Arlington County has been a national leader on bicycle infrastructure and Transportation Demand Management (TDM) since Metrorail first reached the County in the late 1970s. The County’s TDM policy was first instituted in 1990 and has been governing the County’s Site Plans and special exception buildings ever since. Included in its standard Site Plan conditions are bike parking requirements based on land use and building square footage.
It has been several years since the standard site plan condition bike parking ratios have been modified, and in that time, development in Arlington continues to pick up while community expectations for the multimodality of new projects has only increased. Arlington recently ranked 5th in the nation in a PeopleforBikes ranking of the best biking cities, due in no small part to recent infrastructure improvements for bicycling safety. It was time to re-examine these bike parking ratios and consider if they are still working for Arlington’s new residential and commercial (office) Site Plans developments.
What is a Bike Ratio, and Why Does it Matter?
Arlington’s bike ratio is currently set at 1 space per 6,000 square feet for commercial and 1 space per 2.5 units for residential Site Plans. These ratios are vital for urban planners to implement and track prior to new construction, or during renovations as an important step towards increasing ridership across the county. Studies show that having reliable end-of-trip facilities increases the likelihood of choosing to bike over other modes of transportation.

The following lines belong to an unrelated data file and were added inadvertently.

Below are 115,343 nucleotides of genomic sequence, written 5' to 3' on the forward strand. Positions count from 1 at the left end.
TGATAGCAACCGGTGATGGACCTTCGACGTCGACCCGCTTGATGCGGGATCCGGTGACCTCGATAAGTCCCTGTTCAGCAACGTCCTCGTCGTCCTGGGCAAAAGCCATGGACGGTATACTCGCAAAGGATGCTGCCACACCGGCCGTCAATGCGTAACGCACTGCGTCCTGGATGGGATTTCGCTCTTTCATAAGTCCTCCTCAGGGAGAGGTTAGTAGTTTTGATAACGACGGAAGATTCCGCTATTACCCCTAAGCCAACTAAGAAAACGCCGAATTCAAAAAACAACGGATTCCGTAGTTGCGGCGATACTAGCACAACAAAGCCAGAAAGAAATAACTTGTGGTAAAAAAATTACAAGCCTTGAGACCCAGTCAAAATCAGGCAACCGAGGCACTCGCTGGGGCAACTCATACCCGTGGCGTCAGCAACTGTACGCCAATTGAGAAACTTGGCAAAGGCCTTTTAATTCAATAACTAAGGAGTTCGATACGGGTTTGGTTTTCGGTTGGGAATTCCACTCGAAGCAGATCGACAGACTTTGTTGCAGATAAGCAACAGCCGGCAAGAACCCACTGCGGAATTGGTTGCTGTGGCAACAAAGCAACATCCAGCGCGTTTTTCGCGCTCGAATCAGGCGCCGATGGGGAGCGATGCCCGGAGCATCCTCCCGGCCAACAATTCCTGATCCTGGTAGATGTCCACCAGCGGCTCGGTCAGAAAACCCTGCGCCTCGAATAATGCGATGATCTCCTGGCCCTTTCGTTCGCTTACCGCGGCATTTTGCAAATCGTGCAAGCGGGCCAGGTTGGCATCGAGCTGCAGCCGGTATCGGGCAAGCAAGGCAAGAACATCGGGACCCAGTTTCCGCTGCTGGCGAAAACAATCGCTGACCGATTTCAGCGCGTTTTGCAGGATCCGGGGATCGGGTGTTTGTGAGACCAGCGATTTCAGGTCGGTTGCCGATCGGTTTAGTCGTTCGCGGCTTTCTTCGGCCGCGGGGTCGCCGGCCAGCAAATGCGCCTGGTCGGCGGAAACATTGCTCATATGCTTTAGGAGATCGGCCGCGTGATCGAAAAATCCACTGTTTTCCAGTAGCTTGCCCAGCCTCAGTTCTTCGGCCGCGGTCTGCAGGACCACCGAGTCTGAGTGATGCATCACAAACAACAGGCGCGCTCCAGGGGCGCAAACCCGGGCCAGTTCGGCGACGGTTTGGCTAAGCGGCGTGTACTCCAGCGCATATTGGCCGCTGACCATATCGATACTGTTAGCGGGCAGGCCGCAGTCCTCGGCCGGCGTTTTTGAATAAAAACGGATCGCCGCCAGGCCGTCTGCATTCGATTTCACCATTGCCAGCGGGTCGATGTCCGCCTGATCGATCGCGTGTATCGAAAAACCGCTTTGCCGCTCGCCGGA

Comparing Regional and National Bike Ratios
Arlington County classifies its bike parking as follows: Class 1 (bike racks covered from the elements, inside a locked room), Class 2 (bike racks covered from elements), and Class 3 (bike racks exposed to the elements). When comparing Arlington County’s bike parking ratios for these different classes, with those of neighboring Washington-area jurisdictions, as well as the national leaders for bike infrastructure, County staff found the following:
For multi-family Class 1 residential bike parking, Arlington County requires more bike parking than the region-wide average, but less than the national leaders. For Class 2 & 3 bike parking, Arlington County requires less bike parking than the region-wide average.
For commercial Class 1 bike parking, Arlington County requires similar bike parking as the region-wide average, and as the national leaders. For Class 2/3 parking, Arlington also requires similar amounts as both the region-wide average and the national leaders.
The charts below compare Arlington’s Class 1 residential and commercial bike parking, with similar regional and national bike infrastructure leaders.
Bike Parking Occupancy Data
In addition, County staff compiled firsthand data showing the occupancy of the bike parking at over 100 Site Plan buildings throughout Arlington County, to get a sense of the utilization of the existing bike parking that has been built with the current ratios. The main takeaways from this data collection are as follows: